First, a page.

5) In the past, reinventing the core product might have been seen as just redesigning the look of the paper. Is that still part of it? What else needs to be done?
Again, that would lead to only incremental change. Print publishers need to totally rethink what they are doing you are doing and adopt a process like this. There are many others, but you need a process.. A) Decide on a business model: Do I want to deliver eyeballs to customers or do I want to entice customers to pay for the product, or do I want a combination of the two. How do I support the news gathering I want to do? B) Determine my market. Is this a mass endeavor or it is targeted? What are the information opportunities for that market? C) What is my role in the democratic process? If you want one go for it. If you want to be all Britney, all the time, chuck the democracy façade. C) What are the market’s information needs and potentials? D) Develop a value proposition that adds value to commodity information. What is it that we can do for our market that nobody else can and how valuable will that be to the market? If it is a commodity product I can’t charge much. If it is truly special and distinguishable, the value of my product is greater. That will differentiate us from competitors and make us indispensable to readers E) Invent a new product that is not tied to yesterday but is tied to serving your market or community, create and add value that meets the market’s needs.
If you totally disconnect from yesterday a process like that should produce a new product that meets audience needs and business needs.
6) In a Web-first, print-second world, what role does the core product play? What is its relation to other products?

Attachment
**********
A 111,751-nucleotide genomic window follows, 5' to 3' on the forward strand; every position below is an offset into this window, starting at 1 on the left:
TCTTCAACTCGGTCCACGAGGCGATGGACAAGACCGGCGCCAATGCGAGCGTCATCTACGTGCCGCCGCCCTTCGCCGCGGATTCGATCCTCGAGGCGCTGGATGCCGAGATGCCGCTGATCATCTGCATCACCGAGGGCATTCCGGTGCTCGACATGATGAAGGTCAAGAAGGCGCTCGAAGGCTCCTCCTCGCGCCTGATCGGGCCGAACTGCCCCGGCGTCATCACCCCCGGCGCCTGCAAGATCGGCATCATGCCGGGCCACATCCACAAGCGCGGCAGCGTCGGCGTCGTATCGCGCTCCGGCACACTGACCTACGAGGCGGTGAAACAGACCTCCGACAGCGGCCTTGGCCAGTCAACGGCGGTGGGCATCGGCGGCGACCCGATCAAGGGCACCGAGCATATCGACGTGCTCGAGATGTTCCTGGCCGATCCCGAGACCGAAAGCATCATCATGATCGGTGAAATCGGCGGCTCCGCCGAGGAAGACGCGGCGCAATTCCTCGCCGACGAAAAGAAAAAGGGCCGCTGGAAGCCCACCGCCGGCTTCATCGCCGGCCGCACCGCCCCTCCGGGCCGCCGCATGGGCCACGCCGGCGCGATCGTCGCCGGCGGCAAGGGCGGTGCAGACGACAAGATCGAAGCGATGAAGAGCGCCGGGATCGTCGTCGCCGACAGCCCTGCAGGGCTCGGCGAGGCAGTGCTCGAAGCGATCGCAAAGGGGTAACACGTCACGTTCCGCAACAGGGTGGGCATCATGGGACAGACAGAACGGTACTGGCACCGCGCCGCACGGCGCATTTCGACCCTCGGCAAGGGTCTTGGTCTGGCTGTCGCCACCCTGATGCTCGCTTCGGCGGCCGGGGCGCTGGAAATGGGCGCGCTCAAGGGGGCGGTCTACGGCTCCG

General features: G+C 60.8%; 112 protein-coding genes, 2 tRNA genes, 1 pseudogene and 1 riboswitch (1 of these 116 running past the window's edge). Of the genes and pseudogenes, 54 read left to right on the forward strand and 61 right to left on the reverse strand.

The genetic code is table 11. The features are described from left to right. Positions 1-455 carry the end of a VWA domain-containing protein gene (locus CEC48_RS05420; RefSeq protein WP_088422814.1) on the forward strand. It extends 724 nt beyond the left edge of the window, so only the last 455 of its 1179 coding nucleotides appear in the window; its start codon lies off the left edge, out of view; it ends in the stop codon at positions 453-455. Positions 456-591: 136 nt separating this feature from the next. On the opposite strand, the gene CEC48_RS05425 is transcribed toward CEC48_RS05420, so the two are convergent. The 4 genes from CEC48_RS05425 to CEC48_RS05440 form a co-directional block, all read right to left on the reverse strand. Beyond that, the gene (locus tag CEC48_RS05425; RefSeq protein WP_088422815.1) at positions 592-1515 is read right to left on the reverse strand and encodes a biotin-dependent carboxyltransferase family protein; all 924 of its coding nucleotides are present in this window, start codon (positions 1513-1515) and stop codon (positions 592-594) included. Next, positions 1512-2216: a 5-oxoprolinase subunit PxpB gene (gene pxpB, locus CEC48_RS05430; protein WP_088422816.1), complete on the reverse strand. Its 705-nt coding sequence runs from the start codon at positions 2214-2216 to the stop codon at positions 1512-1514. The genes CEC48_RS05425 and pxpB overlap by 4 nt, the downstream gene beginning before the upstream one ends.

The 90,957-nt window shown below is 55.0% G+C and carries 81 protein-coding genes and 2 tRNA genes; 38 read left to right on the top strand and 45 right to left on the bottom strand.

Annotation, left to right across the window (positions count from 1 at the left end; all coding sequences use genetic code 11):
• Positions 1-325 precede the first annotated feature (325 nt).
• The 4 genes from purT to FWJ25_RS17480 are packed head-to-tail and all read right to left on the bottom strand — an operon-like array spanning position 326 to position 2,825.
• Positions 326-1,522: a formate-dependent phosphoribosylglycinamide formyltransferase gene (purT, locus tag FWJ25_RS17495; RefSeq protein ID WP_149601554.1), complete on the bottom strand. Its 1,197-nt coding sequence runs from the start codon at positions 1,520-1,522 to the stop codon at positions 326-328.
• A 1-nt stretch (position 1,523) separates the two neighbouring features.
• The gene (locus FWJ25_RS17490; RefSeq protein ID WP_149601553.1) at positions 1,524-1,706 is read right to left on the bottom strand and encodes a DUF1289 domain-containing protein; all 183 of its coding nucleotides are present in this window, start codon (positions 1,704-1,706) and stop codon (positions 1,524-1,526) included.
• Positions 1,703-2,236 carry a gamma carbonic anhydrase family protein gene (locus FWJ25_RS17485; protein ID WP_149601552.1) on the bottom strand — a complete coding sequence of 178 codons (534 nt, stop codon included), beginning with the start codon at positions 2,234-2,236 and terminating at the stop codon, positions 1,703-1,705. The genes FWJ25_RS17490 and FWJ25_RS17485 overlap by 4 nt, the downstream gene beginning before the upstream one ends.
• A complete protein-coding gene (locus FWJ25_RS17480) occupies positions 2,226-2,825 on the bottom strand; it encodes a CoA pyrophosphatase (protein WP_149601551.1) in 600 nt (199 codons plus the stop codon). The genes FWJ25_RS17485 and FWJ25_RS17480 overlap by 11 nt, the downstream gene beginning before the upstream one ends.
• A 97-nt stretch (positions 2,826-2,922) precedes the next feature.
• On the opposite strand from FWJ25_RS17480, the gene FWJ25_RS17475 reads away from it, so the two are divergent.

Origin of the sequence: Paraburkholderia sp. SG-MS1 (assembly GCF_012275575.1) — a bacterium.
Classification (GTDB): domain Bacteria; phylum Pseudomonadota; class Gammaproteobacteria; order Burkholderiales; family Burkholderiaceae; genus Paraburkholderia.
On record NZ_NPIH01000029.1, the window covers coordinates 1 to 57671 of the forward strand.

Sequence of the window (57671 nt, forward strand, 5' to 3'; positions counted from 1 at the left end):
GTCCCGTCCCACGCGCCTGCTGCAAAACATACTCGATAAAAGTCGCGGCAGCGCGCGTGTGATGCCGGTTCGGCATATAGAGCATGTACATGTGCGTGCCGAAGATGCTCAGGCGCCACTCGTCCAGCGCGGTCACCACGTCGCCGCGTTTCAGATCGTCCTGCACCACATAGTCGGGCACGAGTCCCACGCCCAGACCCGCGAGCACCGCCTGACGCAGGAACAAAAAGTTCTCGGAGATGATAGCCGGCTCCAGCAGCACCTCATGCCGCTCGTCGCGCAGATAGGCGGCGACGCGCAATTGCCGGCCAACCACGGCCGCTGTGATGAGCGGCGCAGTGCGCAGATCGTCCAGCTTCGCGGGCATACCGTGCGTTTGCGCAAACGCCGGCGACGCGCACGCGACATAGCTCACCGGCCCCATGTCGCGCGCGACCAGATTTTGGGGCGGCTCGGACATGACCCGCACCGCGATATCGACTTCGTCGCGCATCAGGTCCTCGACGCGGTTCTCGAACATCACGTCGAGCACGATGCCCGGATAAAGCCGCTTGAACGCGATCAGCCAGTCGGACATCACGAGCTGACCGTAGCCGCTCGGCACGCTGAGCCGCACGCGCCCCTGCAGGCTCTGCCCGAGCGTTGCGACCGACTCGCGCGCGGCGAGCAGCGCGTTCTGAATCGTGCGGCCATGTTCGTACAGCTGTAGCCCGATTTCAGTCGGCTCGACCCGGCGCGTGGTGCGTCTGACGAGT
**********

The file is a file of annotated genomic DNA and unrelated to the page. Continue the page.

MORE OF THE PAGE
As I said before the web and print products must serve totally different audiences. Your web product is for younger readers and is the core of your long-term future. Your print product serves a still large audience that will die over the next 25 years. Do not chase one audience with the wrong product.
7) How can be the core product be reinvented or redesigned for greater synergy with online efforts?
Implicit in that question is a belief that the audiences are going to cross over. I don’t agree with that premise. Newspapers right now are trying desperately to hold on to the mass by forcing those two audiences together. I do not think it is going to work.
What’s the biggest obstacle in the way of reinventing the core product, and how do you remove (or at least lessen) it?
The biggest obstacle is this desire to create one product for all people. Those days are dead and too few publishers are willing to let go of that idea.
9) What will the core product look like in two, five and 10 years?
It depends on whether we make the right audience choice. If we design a value-added product for people who want to read a newspaper. It will focus on political news, sense-making, story-telling and “holy smokes Mabel stories” that high-end newspaper reader’s desire most.